Food was presented to pigeons, irrespective of their behavior. The fixed 60-s interfood interval was segmented into ten 6-s periods, each signaled by a distinctive stimulus color, ordered by wavelength. This "interfood clock" reliably generated and maintained successively higher rates of key pecking at stimuli successively closer to food. Under extinction, key pecking ceased. When the standard stimulus sequence was changed to a different sequence for each bird, accelerated responding again emerged and was sustained under each of the new color sequences. However, responding was neither maintained nor acquired when each successive interfood interval provided a different random sequence of the ten stimuli. Thus, the interfood clock generated and maintained sign-tracking under stimulus control, and the resulting behavior was attributable neither to stimulus generalization nor to a simple temporal gradient.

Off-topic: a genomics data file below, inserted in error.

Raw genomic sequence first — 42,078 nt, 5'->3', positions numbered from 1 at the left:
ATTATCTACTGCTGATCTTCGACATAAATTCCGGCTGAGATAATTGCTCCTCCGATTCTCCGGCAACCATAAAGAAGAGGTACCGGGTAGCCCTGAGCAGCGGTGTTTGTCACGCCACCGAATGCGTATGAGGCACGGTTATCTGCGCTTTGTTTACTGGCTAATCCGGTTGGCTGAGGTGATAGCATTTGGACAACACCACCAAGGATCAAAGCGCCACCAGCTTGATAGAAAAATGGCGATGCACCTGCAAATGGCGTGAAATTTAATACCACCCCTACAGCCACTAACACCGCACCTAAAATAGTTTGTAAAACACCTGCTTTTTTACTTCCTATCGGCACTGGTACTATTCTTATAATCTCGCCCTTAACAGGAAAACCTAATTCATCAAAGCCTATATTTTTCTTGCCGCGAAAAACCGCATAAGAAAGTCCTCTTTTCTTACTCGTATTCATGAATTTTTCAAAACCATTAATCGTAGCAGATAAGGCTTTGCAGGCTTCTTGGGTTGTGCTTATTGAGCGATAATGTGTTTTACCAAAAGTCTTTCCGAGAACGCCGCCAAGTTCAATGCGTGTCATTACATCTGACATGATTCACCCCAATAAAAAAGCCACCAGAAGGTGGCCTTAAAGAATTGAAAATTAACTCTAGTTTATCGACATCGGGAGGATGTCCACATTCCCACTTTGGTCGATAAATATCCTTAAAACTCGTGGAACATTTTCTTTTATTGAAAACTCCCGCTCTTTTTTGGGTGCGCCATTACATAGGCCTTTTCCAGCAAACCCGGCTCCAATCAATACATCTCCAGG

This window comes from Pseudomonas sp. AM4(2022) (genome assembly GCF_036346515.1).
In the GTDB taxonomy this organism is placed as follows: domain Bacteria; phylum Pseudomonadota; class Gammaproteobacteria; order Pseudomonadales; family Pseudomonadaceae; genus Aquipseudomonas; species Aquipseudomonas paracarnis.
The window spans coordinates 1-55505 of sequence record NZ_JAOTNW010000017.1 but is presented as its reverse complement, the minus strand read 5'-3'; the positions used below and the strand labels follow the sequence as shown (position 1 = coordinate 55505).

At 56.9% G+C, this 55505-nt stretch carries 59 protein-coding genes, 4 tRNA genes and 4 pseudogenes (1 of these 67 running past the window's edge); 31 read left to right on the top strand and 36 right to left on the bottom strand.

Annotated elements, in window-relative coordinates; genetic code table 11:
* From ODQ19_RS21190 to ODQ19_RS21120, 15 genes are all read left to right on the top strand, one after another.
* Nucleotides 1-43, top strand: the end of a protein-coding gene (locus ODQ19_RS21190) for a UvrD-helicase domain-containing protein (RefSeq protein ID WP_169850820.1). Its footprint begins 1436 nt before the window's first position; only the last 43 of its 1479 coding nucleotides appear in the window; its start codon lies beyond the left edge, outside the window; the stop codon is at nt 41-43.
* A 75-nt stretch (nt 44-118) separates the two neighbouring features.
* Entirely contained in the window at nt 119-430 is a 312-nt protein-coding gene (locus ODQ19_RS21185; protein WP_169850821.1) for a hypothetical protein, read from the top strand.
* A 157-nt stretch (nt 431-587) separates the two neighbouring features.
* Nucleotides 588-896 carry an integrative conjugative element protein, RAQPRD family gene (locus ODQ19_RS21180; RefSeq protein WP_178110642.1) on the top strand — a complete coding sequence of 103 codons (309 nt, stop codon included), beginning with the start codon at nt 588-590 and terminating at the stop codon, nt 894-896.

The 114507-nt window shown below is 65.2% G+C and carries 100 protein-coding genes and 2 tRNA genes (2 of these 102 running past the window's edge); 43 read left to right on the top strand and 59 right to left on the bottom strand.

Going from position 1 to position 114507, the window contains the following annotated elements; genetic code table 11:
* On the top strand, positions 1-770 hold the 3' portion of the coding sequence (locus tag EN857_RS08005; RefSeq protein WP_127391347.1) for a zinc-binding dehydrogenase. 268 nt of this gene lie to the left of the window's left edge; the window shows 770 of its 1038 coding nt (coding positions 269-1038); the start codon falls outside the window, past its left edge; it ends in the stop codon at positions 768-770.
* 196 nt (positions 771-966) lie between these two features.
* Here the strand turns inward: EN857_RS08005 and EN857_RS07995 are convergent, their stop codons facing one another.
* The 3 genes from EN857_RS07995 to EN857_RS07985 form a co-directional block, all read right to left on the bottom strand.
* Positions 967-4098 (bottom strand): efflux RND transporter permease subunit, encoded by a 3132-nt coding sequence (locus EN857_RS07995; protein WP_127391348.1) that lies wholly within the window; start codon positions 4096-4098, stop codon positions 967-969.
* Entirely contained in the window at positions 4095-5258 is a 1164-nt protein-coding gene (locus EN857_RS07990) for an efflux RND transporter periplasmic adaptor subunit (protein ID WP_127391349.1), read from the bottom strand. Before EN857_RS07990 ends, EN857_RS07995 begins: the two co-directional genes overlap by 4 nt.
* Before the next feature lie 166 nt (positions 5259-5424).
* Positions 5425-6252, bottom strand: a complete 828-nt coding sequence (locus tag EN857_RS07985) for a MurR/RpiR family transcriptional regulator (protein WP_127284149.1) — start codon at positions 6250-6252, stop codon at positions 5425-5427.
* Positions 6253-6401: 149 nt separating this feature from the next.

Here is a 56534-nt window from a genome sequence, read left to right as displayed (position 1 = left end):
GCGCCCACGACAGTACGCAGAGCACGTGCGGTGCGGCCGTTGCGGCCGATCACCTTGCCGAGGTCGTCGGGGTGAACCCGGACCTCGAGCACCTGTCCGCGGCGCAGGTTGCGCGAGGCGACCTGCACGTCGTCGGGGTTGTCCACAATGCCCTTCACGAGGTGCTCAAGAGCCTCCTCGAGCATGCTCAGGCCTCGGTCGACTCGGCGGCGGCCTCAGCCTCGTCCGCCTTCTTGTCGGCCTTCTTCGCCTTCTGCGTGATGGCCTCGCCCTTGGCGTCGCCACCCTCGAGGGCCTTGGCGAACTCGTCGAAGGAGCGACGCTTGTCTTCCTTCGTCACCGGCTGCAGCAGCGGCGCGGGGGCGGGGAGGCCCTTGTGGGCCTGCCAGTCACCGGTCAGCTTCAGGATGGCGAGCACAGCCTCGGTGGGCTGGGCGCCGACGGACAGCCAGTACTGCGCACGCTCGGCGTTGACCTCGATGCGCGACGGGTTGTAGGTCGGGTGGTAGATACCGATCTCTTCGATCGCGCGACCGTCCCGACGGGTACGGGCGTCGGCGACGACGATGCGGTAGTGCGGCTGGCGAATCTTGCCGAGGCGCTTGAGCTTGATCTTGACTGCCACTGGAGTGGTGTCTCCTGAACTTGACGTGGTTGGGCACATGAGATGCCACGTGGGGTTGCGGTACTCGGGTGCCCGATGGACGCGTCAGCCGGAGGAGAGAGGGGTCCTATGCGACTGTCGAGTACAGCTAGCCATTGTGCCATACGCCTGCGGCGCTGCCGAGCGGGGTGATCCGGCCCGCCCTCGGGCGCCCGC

Palya, William L., "Sign-Tracking with an Interfood Clock" (1985). Research, Publications & Creative Work. 73.